Editore"s Note
Tilting at Windmills

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June 4, 2007
By: Kevin Drum

THE BITTER END....It's a common refrain among liberals that the best way to "support the troops" is to get them out of Iraq and bring them home. In the current issue of the Monthly, Spencer Ackerman says plainly that this is rubbish:

Haunted by Vietnam, Democrats are determined to express support for the troops. This is admirable. The truth of the matter, however, is this: many troops in Iraq, perhaps even most of them, want to stay and fight.

....Democrats have made the decision — rightly, I think — that withdrawing from Iraq is the least bad of many bad options. But they shouldn't kid themselves into thinking that a majority of the troops doing the fighting agree with them. For soldiers like Lieutenant Wellman, this will be hard to accept. As he told me of war doubters back home, "I don't want them to just support the troops. I want them to support the mission." This matters, because pretending that in ending the war they're doing the troops a favor hurts Democrats politically. They risk looking condescending, and, worse, oblivious — which has the broader effect of undermining public trust in the Democrats to handle national security. More basically, it does a disservice to those who serve. For soldiers who are optimistic, being told that the war can't be won is bad enough. But to be told that politicians are doing them a favor by extricating them from a mission they believe in is downright insulting.

This is God's own truth. Ditto for the Democratic obsession with using better body armor, higher GI pay, or the quality of military medical care as proxies for "supporting the troops." As with leaving Iraq, these are all good things to support. But they're good things on their own terms, not because anyone in uniform will be fooled into thinking that voting for them means you support the military. It's the equivalent of Democrats who thought that John Kerry had automatic credibility on national security just because he was a Vietnam vet.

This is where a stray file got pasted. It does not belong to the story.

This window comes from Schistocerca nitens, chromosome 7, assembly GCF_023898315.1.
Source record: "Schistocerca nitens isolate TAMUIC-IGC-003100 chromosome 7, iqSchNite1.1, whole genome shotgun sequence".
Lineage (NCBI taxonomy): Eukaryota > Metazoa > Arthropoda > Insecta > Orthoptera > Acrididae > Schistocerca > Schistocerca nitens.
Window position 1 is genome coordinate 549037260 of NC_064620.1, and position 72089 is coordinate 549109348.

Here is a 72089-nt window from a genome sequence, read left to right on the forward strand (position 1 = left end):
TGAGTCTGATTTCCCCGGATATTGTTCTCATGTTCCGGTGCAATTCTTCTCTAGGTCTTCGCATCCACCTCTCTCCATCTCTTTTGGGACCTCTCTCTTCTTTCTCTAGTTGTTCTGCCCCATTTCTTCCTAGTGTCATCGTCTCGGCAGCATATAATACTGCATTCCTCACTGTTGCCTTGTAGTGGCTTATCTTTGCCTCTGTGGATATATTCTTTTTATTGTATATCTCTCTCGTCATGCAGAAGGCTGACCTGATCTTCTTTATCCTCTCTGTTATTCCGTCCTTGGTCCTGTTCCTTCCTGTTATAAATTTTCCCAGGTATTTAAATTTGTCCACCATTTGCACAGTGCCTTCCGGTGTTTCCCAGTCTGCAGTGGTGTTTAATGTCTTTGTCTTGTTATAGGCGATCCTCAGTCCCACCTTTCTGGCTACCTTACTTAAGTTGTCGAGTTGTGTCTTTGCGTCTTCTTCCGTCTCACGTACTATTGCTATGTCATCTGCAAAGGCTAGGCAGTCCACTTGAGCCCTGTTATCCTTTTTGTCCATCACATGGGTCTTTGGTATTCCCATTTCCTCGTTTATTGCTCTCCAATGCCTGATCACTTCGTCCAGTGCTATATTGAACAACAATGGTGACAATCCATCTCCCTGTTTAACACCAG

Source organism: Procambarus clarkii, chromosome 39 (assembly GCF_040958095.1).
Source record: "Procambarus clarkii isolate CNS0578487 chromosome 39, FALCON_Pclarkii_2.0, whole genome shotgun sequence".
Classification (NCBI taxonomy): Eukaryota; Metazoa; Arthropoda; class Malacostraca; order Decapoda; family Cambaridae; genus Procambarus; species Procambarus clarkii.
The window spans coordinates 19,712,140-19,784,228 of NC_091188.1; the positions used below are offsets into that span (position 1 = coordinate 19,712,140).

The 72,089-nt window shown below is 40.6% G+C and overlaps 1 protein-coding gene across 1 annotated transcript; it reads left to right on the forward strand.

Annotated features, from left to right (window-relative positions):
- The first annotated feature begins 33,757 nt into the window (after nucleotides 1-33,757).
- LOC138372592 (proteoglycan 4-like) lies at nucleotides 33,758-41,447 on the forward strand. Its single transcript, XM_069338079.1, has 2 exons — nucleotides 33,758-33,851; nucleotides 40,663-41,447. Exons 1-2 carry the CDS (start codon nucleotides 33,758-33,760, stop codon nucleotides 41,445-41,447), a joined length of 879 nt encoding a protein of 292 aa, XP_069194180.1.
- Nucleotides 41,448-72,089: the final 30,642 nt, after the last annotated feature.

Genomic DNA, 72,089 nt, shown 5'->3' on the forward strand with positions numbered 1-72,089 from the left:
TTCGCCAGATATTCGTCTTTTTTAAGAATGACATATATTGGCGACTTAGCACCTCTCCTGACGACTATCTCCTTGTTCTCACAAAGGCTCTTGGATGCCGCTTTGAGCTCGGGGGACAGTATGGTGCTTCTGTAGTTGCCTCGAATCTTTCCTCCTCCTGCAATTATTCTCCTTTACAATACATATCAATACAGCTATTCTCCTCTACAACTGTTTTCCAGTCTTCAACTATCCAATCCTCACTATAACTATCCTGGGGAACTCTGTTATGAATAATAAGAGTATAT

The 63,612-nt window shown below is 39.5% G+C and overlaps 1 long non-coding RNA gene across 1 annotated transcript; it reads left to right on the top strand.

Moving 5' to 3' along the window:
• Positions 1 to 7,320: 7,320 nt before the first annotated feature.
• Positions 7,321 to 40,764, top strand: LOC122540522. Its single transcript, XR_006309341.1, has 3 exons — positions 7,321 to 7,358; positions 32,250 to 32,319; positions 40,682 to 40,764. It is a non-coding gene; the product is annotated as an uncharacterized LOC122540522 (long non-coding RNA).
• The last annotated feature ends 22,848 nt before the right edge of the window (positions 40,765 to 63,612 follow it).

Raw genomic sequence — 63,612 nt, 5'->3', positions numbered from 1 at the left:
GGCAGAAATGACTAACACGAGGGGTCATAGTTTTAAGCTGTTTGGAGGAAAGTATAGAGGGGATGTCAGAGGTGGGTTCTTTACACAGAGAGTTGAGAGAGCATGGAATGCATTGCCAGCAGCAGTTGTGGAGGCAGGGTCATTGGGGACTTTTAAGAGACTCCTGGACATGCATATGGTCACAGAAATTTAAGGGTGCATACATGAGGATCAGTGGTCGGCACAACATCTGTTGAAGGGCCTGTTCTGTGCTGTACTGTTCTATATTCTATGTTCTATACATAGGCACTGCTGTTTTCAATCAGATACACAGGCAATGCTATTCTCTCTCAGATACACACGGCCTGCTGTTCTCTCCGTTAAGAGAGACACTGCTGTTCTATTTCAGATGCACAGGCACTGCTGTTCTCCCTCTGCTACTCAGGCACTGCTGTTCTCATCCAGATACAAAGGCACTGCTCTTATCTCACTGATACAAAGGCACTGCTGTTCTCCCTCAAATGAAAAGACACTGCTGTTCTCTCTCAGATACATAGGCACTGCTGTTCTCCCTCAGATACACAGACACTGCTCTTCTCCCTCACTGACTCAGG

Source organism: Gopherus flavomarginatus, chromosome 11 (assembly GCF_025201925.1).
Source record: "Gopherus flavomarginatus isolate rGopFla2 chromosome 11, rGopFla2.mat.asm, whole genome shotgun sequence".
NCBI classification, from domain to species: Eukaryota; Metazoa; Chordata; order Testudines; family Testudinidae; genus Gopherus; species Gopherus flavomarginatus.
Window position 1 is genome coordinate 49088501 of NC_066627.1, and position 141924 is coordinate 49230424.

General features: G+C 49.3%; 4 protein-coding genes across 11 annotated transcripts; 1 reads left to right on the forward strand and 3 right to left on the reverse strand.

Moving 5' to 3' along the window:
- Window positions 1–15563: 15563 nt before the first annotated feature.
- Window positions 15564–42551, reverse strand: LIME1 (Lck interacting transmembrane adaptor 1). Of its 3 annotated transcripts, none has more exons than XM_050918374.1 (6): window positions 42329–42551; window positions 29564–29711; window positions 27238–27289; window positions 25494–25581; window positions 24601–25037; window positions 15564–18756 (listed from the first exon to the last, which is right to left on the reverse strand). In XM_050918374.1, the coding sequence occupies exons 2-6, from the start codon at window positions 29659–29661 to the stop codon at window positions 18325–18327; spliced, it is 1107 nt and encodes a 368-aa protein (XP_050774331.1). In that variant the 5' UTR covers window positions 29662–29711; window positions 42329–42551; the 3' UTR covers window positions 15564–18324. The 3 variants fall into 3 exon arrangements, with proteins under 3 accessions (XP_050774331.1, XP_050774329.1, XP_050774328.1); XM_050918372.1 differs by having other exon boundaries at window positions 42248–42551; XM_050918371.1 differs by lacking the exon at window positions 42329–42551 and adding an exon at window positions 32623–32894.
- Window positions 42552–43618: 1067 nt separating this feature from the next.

Telling the truth, as usual, is better: we need to leave Iraq not because we think the troops need rescuing, but because we think that leaving is what's best for our national security. And in the future? Our message should be that we'll support the troops by making sure that we send them into war only with proper leadership, proper planning, and when the national security of the United States is genuinely at risk. On all these counts both the civilian and uniformed leadership of the military has let down the troops in Iraq. We need to promise that we won't do the same on our watch.

Kevin Drum 1:20 AM Permalink | Trackbacks | Comments (149)

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Kevin, I generally agree with your analysis. However, if most of the troops (who volunteered) want to "win" something that may not be winnable, isn't this just a tad expensive for us taxpayers who are funding all of this futility? We've created plenty of enemies to complicate national security for years and years, but the money$$$?? This just isn't paying back.

Posted by: Doc at the Radar Station on June 4, 2007 at 1:38 AM | PERMALINK

I don't support the mission.

The mission, the occupation of a nation that has done us no harm, is fucked up in the first place.

So, sorry troops, you were sent on a bad mission by a cabal of idiots and monsters.

That may not be a pleasant truth to face, but it's the truth.